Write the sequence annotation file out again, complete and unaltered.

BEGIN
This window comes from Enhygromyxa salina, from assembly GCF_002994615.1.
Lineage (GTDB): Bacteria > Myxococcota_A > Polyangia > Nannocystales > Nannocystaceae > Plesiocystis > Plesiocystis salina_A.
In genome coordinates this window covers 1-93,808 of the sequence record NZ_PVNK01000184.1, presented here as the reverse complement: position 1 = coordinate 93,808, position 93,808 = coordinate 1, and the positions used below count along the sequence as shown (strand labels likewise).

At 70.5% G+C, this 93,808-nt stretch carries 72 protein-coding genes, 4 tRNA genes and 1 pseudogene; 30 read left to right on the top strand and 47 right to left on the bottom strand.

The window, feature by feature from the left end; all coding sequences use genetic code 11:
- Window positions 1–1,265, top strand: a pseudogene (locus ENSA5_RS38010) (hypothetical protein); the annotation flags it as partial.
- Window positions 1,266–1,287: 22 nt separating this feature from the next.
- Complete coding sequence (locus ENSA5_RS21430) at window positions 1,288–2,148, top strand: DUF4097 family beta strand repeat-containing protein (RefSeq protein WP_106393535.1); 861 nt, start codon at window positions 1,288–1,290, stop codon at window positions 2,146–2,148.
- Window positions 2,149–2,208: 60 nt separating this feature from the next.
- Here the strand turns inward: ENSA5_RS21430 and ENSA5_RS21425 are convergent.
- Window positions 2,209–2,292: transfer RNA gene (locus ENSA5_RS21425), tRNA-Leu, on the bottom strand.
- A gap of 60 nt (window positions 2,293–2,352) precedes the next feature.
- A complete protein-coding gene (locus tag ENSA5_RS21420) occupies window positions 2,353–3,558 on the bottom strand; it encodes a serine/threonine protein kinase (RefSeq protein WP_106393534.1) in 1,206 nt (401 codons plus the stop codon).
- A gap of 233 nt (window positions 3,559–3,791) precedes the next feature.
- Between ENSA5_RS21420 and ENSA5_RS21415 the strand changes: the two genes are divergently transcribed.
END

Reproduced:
This window comes from Enhygromyxa salina, from assembly GCF_002994615.1.
Lineage (GTDB): Bacteria > Myxococcota_A > Polyangia > Nannocystales > Nannocystaceae > Plesiocystis > Plesiocystis salina_A.
In genome coordinates this window covers 1-93,808 of the sequence record NZ_PVNK01000184.1, presented here as the reverse complement: position 1 = coordinate 93,808, position 93,808 = coordinate 1, and the positions used below count along the sequence as shown (strand labels likewise).

At 70.5% G+C, this 93,808-nt stretch carries 72 protein-coding genes, 4 tRNA genes and 1 pseudogene; 30 read left to right on the top strand and 47 right to left on the bottom strand.

The window, feature by feature from the left end; all coding sequences use genetic code 11:
- Window positions 1–1,265, top strand: a pseudogene (locus ENSA5_RS38010) (hypothetical protein); the annotation flags it as partial.
- Window positions 1,266–1,287: 22 nt separating this feature from the next.
- Complete coding sequence (locus ENSA5_RS21430) at window positions 1,288–2,148, top strand: DUF4097 family beta strand repeat-containing protein (RefSeq protein WP_106393535.1); 861 nt, start codon at window positions 1,288–1,290, stop codon at window positions 2,146–2,148.
- Window positions 2,149–2,208: 60 nt separating this feature from the next.
- Here the strand turns inward: ENSA5_RS21430 and ENSA5_RS21425 are convergent.
- Window positions 2,209–2,292: transfer RNA gene (locus ENSA5_RS21425), tRNA-Leu, on the bottom strand.
- A gap of 60 nt (window positions 2,293–2,352) precedes the next feature.
- A complete protein-coding gene (locus tag ENSA5_RS21420) occupies window positions 2,353–3,558 on the bottom strand; it encodes a serine/threonine protein kinase (RefSeq protein WP_106393534.1) in 1,206 nt (401 codons plus the stop codon).
- A gap of 233 nt (window positions 3,559–3,791) precedes the next feature.
- Between ENSA5_RS21420 and ENSA5_RS21415 the strand changes: the two genes are divergently transcribed.